Of One Body: The State of Mormon Singledom

We’re pleased to promote this event planned by friends of the blog Sharon Harris and Matt Bowman (bios below), and featuring our own Kristine Haglund.

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This is not your regular singles conference. While singles conferences have adopted more educational, service-oriented, and think-tank approaches in recent years—with Silicon Valley, Boston, and Northern Virginia singles conferences as notable examples—most of the time the idea of a singles conference conjures up either the spring break vibe of hundreds of singles scoping each other out at Duck Beach or the awkwardness of singles getting together in a gym to try to meet a special someone while dancing and drinking fruit punch. Basically, singles conferences revolve around creating situations in which singles are encouraged to meet, flirt, and date, and that underlying motive often seeps into all the other activities.

But what if rather than holding a conference designed to “solve” singledom, we instead held a conference designed simply to understand it? The growing number of singles in Mormon congregations is not simply a Mormon phenomenon; it’s happening across American culture, and raises several questions that Mormons need to wrestle with: Do we feel like single people are a part of the community, and fully treat them as such? Are singles wards helpful, or do they contribute to singles being out of sight, out of mind? Do singles and married people know how to talk to each other? (Back to the awkward fruit punch conversations.)  What is singles’ place in church leadership? Do we realize that there are single people of all ages and all classes in the Church? How can we best treat them as individuals, given the Church’s teachings on the family?

With over 50% of its membership as singles, the New York, New York Stake is poised to host a conversation around these questions. To that end the New York, New York Stake Relief Society (made up of 65% single sisters) is co-sponsoring a different kind of singles symposium, a day-long event on Saturday, May 16 for both single and married members of the church to consider the state and role of singles in the LDS Church today. Organized by Matt Bowman and Sharon Harris the symposium will host Clayton Christensen, Jennifer Finlayson-Fife, Kristine Haglund, and Sharon Harris as speakers as well as a panel discussion of leaders. All who are interested are welcome to attend (open to those both married and single). Registration is free(!) Even if you won’t make it to New York, please participate in the conversation via this 10-minute survey and pass it around.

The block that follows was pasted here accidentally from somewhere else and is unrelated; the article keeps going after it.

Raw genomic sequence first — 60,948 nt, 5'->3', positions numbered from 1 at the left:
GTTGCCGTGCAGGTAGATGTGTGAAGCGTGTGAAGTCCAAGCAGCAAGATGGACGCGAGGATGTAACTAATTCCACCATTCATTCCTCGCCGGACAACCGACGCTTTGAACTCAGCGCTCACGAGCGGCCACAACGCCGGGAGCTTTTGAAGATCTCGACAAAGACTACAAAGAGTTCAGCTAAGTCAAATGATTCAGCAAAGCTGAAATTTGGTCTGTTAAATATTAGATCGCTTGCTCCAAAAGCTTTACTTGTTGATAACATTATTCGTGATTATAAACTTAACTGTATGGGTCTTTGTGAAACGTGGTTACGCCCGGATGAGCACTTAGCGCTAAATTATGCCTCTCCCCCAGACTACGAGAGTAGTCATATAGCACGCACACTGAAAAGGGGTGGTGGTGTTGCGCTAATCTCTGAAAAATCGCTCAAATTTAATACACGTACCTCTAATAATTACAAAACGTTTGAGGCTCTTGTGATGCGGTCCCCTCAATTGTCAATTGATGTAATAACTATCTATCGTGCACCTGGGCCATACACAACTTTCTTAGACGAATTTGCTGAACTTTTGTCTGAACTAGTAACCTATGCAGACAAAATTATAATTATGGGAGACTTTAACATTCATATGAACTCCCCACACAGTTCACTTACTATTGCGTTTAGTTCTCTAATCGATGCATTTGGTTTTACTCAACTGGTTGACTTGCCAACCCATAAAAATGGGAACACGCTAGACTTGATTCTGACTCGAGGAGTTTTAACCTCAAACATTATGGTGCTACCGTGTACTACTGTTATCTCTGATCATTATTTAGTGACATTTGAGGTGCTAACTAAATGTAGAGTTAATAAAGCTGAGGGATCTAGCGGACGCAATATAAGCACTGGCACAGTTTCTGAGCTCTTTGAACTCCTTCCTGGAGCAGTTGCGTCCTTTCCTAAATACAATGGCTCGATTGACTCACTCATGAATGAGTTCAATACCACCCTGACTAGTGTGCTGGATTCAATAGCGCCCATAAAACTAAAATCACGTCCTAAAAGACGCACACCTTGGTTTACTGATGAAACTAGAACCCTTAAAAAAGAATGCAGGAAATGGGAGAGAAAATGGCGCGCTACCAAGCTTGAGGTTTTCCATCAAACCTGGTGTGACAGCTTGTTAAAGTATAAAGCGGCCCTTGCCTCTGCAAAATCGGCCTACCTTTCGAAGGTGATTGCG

OfOneBody
Sharon Harris is an instructor of writing and English literature at Fordham University where she is also pursuing a PhD in early modern British literature. Last summer she studied the history of the family in Mormon culture with Richard and Claudia Bushman at the Maxwell Institute at Brigham Young University where she researched the history of singles wards in the LDS Church. Some of her favorite unmarried people include the youth she teaches in early morning seminary and her three hilarious and very smart nieces. See her previous guest post with us here.
Matthew Bowman is the author of The Mormon People: the Making of an American Faith. He blogs at Juvenile Instructor, and teaches history at Bowling Green State University.

Comments

  1. I think LDS singles all over the world would love to view recordings of these conference presentations online. I hope organizers consider doing this.

  2. I doubt that singles would be the only audience interested. As a married couple living in the boundaries of a singles ward, (on-campus) we have watched our records bounce around the stake, for the last 18 months. We apparently just don’t work well in the address algorithm, to the point where one clerk to get creative and tried listing our address as a post office in town. I suspect that until we are forced to live off-campus least, we will continue to get confused singles ward home teachers prepared to rebuke us for sharing a dorm (aren’t freshman cute?), and getting cutesy magnet left on our door. (A good strong magnet is always appreciated, even with glitter.)

    I think that there should be more growgrown-up adult conversation in Singles wards. I absolutely think there can be, but since bishops and stake presidents are married, I wish that there was more emphasis on being a good servant of Christ, and less on marriage and nuclear families.